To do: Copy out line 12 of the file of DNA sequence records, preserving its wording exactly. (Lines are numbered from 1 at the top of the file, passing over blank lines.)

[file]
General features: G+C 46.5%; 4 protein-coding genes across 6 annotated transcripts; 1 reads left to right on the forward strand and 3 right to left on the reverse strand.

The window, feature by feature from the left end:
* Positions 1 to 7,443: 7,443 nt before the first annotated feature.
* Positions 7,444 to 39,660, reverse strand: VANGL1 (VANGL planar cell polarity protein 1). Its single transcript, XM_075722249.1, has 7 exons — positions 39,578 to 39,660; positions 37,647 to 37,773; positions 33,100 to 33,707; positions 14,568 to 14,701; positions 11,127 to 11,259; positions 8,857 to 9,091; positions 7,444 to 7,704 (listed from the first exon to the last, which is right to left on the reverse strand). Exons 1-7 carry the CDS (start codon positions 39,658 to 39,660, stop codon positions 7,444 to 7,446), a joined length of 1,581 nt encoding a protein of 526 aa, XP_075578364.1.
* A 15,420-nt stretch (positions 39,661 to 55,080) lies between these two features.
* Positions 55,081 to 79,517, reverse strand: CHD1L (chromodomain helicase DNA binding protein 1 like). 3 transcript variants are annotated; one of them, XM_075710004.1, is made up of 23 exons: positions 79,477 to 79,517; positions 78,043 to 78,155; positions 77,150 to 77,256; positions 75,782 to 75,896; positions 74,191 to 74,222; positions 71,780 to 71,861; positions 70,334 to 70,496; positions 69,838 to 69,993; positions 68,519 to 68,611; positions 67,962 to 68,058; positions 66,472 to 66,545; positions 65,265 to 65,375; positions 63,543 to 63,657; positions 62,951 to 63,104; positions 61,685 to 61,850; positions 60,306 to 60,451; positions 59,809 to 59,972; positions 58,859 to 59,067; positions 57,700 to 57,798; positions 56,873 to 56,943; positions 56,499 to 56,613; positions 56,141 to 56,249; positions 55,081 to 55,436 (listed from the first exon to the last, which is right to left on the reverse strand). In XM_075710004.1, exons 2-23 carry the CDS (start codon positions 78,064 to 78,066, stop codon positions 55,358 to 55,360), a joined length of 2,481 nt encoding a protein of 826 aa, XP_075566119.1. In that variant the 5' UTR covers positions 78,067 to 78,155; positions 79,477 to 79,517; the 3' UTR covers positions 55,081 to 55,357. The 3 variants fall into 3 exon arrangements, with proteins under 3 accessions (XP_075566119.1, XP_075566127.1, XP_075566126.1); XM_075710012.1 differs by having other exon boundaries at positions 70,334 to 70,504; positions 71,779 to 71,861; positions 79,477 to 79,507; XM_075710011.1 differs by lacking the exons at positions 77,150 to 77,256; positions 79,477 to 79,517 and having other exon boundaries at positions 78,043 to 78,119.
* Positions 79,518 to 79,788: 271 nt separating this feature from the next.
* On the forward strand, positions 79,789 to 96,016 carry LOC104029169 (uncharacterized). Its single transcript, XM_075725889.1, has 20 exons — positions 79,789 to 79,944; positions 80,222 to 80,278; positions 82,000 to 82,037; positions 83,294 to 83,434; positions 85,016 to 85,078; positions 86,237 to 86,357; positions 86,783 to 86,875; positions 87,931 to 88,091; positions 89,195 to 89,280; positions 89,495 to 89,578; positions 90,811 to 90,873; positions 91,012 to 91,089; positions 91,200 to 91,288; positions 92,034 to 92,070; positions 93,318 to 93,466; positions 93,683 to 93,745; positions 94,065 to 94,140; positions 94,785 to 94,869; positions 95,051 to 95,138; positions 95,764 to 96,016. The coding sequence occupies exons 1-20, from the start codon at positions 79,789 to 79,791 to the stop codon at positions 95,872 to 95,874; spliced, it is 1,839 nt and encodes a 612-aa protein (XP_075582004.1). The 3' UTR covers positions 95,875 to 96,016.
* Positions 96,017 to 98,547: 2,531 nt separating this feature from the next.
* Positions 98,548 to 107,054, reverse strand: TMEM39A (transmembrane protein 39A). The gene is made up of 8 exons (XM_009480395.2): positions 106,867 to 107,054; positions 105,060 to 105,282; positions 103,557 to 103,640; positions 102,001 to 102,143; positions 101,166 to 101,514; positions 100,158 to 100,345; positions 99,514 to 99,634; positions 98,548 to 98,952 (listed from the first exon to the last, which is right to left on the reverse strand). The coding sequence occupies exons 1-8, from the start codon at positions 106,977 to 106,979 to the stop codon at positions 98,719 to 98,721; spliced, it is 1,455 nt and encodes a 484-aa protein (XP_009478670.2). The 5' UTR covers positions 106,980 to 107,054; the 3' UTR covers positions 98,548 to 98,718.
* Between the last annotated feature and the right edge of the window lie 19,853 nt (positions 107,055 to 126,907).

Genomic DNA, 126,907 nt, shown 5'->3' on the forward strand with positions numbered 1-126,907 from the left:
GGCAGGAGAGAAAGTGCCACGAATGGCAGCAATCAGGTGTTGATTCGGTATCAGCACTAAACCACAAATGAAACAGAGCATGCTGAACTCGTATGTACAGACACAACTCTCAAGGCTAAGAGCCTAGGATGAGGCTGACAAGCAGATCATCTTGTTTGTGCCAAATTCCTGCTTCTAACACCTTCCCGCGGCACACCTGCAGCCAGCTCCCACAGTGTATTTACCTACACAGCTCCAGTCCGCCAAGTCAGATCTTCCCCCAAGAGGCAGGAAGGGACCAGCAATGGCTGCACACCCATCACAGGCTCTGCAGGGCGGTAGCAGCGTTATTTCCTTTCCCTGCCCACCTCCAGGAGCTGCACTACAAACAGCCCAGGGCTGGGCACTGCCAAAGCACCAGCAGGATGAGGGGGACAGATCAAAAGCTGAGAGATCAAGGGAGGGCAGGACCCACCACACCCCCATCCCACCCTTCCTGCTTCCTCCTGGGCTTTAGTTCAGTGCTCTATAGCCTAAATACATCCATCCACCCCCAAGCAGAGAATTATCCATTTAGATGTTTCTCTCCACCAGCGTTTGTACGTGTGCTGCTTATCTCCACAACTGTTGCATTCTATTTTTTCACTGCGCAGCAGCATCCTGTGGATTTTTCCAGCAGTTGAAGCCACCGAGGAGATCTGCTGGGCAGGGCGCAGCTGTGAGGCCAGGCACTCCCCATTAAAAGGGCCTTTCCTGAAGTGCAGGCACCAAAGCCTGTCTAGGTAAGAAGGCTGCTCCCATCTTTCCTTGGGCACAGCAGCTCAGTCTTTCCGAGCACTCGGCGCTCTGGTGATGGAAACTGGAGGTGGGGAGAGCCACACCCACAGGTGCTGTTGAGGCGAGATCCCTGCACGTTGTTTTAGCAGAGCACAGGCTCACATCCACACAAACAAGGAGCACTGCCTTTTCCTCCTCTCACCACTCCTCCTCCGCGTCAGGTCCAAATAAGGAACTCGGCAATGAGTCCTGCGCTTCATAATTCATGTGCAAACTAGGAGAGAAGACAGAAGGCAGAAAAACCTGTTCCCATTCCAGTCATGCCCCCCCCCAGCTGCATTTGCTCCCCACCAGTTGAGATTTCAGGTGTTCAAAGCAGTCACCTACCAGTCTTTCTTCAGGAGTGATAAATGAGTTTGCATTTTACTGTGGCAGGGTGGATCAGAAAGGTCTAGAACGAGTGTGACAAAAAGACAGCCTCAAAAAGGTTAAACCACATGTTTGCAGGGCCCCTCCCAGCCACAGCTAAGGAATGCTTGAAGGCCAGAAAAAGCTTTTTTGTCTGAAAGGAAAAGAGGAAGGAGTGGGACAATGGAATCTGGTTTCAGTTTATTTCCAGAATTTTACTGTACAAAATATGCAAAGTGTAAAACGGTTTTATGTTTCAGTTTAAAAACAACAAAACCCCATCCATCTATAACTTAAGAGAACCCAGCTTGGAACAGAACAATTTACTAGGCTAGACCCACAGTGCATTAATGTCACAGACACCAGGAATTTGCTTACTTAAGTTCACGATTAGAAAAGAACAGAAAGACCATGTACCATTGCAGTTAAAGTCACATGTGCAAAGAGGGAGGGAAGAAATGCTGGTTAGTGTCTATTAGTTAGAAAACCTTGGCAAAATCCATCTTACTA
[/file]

Genomic DNA, 126,907 nt, shown 5'->3' on the forward strand with positions numbered 1-126,907 from the left: